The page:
So, you’ve finally finished your manuscript. After all the writing, rewriting, revising, proofreading, researching and editing, you’ve completed your masterpiece. Congratulations. It is a feat in itself and you should absolutely be proud of yourself. If your book is coming out on any medium where it can be read, downloaded, listened to or soliloquized, regardless of the presence of a formal publisher or not, it is again something to be very proud of. You wrote a book. Well done, sir or madam, you are now an author. So the question is, what should you do now?
I know you may have already alloted most of your post release time to counting your money, receiving high fives from strangers and paying your kids minimum wage to refresh your Amazon page on the minute for when new reviews get posted, but this may not be the most productive plan of action. Then again, not occupying your time may lead to erratic behavior like anxious baking enough muffins to feed a men’s lacrosse team or riding a roller coaster of emotion that ends with your berating your cat for being lazy and watching too much daytime television. No one benefits when you end your night repeatedly yelling, “You said you were going to change!” at your overweight tabby.
So, what should you do when your book releases? Well, certainly you should try to promote the release, that is a must, but you should be very careful to not go overboard with your promotion and end up ramming the existence of your work down people’s throats. Nothing will turn them off quicker than a marketing strategy that comes off as a constant bombardment of ‘buy my book’ messages. Sure, you should blog about it, do interviews and tell everyone you know it can now be purchased, but be aware that you are treading a fine line. Over marketing is often mistaken for desperation, and this will not help your cause.
How can an author avoid this marketing faux paus? Well, don’t seek people out and push your book in the same sentence that you introduce yourself in. Forge some relationships before your book release and participate in any writing communities you stumble upon. Make sure that these relationships are genuine and not just ends to promote your own materials. You should be interested in the work of others. They are your peers. Form some meaningful relationships with them. These will be the people who will tell family, friends, book clubs and writing groups about your book if they enjoy what you have written.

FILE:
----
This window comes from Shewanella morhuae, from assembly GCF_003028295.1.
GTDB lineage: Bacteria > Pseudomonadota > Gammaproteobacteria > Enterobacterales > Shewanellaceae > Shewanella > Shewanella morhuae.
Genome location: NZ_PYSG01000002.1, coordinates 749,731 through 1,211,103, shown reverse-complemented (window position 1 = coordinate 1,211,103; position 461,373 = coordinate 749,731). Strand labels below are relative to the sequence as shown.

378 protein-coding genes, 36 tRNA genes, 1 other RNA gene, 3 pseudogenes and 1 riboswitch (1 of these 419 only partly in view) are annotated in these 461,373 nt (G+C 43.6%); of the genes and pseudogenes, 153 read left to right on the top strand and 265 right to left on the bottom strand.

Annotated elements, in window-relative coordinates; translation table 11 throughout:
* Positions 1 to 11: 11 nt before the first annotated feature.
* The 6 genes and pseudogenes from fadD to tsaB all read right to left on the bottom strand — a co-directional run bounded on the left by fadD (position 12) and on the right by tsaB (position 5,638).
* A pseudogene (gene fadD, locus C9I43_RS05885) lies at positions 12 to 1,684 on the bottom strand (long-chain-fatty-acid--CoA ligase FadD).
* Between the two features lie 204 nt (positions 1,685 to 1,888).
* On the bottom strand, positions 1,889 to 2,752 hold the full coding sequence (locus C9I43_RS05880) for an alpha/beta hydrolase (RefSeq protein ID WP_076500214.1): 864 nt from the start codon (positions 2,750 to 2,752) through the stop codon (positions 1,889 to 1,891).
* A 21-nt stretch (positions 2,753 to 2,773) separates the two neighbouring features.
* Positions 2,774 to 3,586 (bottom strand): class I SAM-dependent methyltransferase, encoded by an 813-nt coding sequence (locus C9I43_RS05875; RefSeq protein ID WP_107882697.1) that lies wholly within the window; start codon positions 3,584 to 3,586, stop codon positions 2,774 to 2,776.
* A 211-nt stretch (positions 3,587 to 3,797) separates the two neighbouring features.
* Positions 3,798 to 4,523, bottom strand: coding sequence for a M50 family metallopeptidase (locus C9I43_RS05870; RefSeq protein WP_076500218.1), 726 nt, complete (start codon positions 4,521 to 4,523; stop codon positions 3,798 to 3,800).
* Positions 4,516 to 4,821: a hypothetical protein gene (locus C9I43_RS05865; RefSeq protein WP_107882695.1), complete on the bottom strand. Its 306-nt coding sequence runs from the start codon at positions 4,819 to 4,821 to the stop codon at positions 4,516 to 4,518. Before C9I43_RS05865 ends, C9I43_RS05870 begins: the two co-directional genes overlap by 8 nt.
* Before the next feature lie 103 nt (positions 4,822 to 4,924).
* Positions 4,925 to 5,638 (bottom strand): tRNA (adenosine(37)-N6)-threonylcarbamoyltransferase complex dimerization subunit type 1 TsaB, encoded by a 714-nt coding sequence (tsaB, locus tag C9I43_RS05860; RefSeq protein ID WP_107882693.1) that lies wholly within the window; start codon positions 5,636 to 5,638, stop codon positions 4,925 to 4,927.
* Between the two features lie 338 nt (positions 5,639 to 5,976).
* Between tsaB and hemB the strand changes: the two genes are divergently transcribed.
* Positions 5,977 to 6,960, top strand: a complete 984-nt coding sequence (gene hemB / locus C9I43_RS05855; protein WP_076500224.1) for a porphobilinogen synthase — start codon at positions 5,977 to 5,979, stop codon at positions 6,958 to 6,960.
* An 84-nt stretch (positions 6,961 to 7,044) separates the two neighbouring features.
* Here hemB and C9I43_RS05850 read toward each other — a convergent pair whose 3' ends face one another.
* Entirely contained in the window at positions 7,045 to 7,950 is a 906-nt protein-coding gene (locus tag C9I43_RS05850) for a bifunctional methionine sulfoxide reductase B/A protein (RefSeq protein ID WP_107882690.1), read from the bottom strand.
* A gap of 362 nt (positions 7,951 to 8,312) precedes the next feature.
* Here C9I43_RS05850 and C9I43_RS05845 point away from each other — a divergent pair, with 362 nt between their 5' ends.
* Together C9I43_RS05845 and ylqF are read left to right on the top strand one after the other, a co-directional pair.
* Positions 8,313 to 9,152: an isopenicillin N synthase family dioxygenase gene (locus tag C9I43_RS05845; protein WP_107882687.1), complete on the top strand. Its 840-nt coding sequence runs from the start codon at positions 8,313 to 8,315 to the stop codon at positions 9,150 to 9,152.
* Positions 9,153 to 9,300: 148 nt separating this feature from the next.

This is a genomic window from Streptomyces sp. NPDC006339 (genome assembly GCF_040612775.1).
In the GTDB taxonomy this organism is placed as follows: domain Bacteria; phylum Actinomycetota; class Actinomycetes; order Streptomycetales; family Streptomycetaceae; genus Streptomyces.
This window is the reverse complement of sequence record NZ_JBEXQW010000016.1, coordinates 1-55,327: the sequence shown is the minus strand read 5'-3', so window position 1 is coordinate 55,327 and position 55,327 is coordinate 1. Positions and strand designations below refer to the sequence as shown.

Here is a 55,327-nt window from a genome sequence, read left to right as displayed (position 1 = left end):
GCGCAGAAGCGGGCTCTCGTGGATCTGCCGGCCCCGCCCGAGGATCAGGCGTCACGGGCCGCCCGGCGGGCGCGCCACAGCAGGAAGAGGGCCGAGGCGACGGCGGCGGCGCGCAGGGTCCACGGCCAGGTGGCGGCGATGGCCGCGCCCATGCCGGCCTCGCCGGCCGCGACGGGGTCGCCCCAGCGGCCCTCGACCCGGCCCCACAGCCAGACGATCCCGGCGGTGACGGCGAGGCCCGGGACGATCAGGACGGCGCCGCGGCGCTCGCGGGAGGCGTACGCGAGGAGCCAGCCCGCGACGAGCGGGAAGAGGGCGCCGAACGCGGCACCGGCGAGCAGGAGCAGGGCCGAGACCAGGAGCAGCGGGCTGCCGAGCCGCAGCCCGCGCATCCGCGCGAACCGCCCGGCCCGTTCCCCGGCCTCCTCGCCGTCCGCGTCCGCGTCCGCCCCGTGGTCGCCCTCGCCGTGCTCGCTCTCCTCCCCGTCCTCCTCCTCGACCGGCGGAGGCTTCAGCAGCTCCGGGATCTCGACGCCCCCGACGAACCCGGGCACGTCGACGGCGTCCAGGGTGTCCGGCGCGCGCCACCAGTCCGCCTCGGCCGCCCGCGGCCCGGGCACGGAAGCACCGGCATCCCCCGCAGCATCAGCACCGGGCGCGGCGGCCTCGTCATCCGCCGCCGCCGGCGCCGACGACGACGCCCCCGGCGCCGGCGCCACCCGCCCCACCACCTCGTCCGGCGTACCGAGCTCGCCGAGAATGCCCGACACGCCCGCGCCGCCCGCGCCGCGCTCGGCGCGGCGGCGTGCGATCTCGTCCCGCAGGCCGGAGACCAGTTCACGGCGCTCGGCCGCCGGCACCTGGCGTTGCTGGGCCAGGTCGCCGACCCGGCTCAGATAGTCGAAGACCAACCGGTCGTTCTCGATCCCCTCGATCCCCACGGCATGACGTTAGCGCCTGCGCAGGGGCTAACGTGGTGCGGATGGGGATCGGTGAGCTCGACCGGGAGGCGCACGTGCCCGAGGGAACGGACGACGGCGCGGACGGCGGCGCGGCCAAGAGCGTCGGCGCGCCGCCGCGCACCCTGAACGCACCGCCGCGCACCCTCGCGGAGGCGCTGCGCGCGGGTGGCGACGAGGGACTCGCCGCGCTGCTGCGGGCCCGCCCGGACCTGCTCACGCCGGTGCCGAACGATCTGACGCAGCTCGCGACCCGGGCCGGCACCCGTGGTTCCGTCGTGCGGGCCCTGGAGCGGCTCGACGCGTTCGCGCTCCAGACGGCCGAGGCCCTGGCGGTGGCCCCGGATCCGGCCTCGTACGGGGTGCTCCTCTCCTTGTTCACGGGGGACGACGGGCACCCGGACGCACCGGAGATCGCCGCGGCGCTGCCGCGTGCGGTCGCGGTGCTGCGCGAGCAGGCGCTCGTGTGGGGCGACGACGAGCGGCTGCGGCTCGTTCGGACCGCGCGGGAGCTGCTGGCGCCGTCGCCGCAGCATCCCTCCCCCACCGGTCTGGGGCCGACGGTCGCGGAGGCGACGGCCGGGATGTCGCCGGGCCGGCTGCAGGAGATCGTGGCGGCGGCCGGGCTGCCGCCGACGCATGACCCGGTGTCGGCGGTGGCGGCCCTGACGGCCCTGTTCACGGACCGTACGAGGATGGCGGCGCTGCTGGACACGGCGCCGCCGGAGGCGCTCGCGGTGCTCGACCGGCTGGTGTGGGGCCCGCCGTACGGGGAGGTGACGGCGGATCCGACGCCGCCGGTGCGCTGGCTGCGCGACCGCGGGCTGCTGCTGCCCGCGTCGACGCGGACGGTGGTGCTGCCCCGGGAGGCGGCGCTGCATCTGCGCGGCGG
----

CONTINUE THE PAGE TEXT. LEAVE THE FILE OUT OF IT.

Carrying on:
You must be careful to make the important distinction of informing people about your book release and making them feel obligated to buy it. There is a difference. If you are really confident in your work, nothing displays more confidence than making the public aware of your book, then leaving the rest in the hands of your readers and their word of mouth marketing.
So, as much as fun as it would be to sit on your perceived laurels or stress about the critical reception of your novel, it will do you no good. The single most beneficial thing you can do is get working on the next book. If you want to pursue writing as a profession, it would be to your benefit to not Harper Lee your first book. Self published authors especially tend to find some commercial success when they get a couple of books in circulation. If your first book is destined for success, it will get there, but let it come. And before you know it, people will be asking about the sequel, and you’ll be ready, because you’ll already be writing the sequel, right? Oh, and remember to somewhere along the way enjoy the whole ride. You have a book out. Pretty cool.